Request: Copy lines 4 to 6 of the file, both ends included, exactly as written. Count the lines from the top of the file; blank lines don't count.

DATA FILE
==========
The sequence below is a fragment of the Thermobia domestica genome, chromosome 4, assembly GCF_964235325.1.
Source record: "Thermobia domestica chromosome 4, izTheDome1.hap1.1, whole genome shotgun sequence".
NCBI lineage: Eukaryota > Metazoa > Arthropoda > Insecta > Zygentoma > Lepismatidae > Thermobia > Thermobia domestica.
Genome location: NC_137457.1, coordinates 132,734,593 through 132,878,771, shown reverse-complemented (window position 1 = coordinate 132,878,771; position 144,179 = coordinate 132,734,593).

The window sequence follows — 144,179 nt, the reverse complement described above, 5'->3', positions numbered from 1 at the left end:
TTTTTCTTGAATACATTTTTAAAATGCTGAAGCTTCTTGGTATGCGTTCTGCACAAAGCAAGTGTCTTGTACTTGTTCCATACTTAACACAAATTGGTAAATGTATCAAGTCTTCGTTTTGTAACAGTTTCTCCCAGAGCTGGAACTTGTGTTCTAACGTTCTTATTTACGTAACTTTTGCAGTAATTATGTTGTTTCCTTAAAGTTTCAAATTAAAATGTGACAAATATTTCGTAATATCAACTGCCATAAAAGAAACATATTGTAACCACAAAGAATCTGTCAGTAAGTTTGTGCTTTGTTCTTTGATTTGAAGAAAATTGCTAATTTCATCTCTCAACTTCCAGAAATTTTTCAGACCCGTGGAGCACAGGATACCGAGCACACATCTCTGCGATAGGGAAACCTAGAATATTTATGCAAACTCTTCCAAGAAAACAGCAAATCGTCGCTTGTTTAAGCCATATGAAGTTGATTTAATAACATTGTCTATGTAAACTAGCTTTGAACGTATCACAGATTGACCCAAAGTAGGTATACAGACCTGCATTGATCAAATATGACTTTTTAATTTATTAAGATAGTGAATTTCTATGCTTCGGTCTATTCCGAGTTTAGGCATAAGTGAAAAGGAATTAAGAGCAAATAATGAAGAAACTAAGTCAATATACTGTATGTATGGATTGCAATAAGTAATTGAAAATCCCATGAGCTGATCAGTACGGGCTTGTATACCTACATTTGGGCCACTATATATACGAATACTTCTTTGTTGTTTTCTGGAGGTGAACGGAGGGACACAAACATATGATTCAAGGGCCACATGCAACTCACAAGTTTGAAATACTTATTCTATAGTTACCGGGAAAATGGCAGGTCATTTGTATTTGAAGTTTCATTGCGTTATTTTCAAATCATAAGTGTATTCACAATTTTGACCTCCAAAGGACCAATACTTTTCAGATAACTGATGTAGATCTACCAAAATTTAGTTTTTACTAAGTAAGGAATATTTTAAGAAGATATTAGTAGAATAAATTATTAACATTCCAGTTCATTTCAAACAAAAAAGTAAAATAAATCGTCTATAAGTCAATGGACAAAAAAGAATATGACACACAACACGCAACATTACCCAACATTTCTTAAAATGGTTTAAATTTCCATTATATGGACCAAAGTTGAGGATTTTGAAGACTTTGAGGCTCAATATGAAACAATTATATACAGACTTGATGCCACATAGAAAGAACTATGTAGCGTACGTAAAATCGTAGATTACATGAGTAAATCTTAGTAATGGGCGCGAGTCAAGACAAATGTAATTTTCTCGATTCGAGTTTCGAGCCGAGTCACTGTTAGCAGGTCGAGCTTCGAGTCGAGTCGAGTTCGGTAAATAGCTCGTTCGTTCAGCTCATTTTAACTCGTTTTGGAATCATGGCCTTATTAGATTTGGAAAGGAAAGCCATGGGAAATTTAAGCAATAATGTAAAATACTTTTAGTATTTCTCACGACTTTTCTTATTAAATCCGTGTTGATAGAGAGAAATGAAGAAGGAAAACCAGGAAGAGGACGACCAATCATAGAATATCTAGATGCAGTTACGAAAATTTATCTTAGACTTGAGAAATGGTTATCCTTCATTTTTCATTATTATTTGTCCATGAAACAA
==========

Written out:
Genome location: NC_137457.1, coordinates 132,734,593 through 132,878,771, shown reverse-complemented (window position 1 = coordinate 132,878,771; position 144,179 = coordinate 132,734,593).

The window sequence follows — 144,179 nt, the reverse complement described above, 5'->3', positions numbered from 1 at the left end:
TTTTTCTTGAATACATTTTTAAAATGCTGAAGCTTCTTGGTATGCGTTCTGCACAAAGCAAGTGTCTTGTACTTGTTCCATACTTAACACAAATTGGTAAATGTATCAAGTCTTCGTTTTGTAACAGTTTCTCCCAGAGCTGGAACTTGTGTTCTAACGTTCTTATTTACGTAACTTTTGCAGTAATTATGTTGTTTCCTTAAAGTTTCAAATTAAAATGTGACAAATATTTCGTAATATCAACTGCCATAAAAGAAACATATTGTAACCACAAAGAATCTGTCAGTAAGTTTGTGCTTTGTTCTTTGATTTGAAGAAAATTGCTAATTTCATCTCTCAACTTCCAGAAATTTTTCAGACCCGTGGAGCACAGGATACCGAGCACACATCTCTGCGATAGGGAAACCTAGAATATTTATGCAAACTCTTCCAAGAAAACAGCAAATCGTCGCTTGTTTAAGCCATATGAAGTTGATTTAATAACATTGTCTATGTAAACTAGCTTTGAACGTATCACAGATTGACCCAAAGTAGGTATACAGACCTGCATTGATCAAATATGACTTTTTAATTTATTAAGATAGTGAATTTCTATGCTTCGGTCTATTCCGAGTTTAGGCATAAGTGAAAAGGAATTAAGAGCAAATAATGAAGAAACTAAGTCAATATACTGTATGTATGGATTGCAATAAGTAATTGAAAATCCCATGAGCTGATCAGTACGGGCTTGTATACCTACATTTGGGCCACTATATATACGAATACTTCTTTGTTGTTTTCTGGAGGTGAACGGAGGGACACAAACATATGATTCAAGGGCCACATGCAACTCACAAGTTTGAAATACTTATTCTATAGTTACCGGGAAAATGGCAGGTCATTTGTATTTGAAGTTTCATTGCGTTATTTTCAAATCATAAGTGTATTCACAATTTTGACCTCCAAAGGACCAATACTTTTCAGATAACTGATGTAGATCTACCAAAATTTAGTTTTTACTAAGTAAGGAATATTTTAAGAAGATATTAGTAGAATAAATTATTAACATTCCAGTTCATTTCAAACAAAAAAGTAAAATAAATCGTCTATAAGTCAATGGACAAAAAAGAATATGACACACAACACGCAACATTACCCAACATTTCTTAAAATGGTTTAAATTTCCATTATATGGACCAAAGTTGAGGATTTTGAAGACTTTGAGGCTCAATATGAAACAATTATATACAGACTTGATGCCACATAGAAAGAACTATGTAGCGTACGTAAAATCGTAGATTACATGAGTAAATCTTAGTAATGGGCGCGAGTCAAGACAAATGTAATTTTCTCGATTCGAGTTTCGAGCCGAGTCACTGTTAGCAGGTCGAGCTTCGAGTCGAGTCGAGTTCGGTAAATAGCTCGTTCGTTCAGCTCATTTTAACTCGTTTTGGAATCATGGCCTTATTAGATTTGGAAAGGAAAGCCATGGGAAATTTAAGCAATAATGTAAAATACTTTTAGTATTTCTCACGACTTTTCTTATTAAATCCGTGTTGATAGAGAGAAATGAAGAAGGAAAACCAGGAAGAGGACGACCAATCATAGAATATCTAGATGCAGTTACGAAAATTTATCTTAGACTTGAGAAATGGTTATCCTTCATTTTTCATTATTATTTGTCCATGAAACAA